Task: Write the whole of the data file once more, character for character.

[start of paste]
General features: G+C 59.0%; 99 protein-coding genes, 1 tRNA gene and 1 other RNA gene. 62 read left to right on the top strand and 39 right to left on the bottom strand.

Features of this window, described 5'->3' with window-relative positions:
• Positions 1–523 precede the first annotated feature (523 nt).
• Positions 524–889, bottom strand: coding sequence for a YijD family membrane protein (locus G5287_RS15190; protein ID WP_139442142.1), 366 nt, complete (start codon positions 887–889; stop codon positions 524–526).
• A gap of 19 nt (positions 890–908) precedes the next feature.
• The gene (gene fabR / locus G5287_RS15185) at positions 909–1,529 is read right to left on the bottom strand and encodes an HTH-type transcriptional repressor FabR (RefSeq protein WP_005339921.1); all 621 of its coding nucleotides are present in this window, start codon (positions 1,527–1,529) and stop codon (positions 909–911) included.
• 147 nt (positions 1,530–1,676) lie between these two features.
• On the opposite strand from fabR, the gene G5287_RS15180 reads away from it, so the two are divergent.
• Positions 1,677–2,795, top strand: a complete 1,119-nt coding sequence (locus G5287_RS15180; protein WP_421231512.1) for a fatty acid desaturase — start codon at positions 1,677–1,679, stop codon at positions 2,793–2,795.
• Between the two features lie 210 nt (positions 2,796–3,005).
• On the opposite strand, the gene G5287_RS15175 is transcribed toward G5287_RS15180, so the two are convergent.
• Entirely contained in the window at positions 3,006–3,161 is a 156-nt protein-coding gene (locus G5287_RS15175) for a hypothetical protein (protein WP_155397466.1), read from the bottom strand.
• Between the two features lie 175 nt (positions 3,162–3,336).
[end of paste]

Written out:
General features: G+C 59.0%; 99 protein-coding genes, 1 tRNA gene and 1 other RNA gene. 62 read left to right on the top strand and 39 right to left on the bottom strand.

Features of this window, described 5'->3' with window-relative positions:
• Positions 1–523 precede the first annotated feature (523 nt).
• Positions 524–889, bottom strand: coding sequence for a YijD family membrane protein (locus G5287_RS15190; protein ID WP_139442142.1), 366 nt, complete (start codon positions 887–889; stop codon positions 524–526).
• A gap of 19 nt (positions 890–908) precedes the next feature.
• The gene (gene fabR / locus G5287_RS15185) at positions 909–1,529 is read right to left on the bottom strand and encodes an HTH-type transcriptional repressor FabR (RefSeq protein WP_005339921.1); all 621 of its coding nucleotides are present in this window, start codon (positions 1,527–1,529) and stop codon (positions 909–911) included.
• 147 nt (positions 1,530–1,676) lie between these two features.
• On the opposite strand from fabR, the gene G5287_RS15180 reads away from it, so the two are divergent.
• Positions 1,677–2,795, top strand: a complete 1,119-nt coding sequence (locus G5287_RS15180; protein WP_421231512.1) for a fatty acid desaturase — start codon at positions 1,677–1,679, stop codon at positions 2,793–2,795.
• Between the two features lie 210 nt (positions 2,796–3,005).
• On the opposite strand, the gene G5287_RS15175 is transcribed toward G5287_RS15180, so the two are convergent.
• Entirely contained in the window at positions 3,006–3,161 is a 156-nt protein-coding gene (locus G5287_RS15175) for a hypothetical protein (protein WP_155397466.1), read from the bottom strand.
• Between the two features lie 175 nt (positions 3,162–3,336).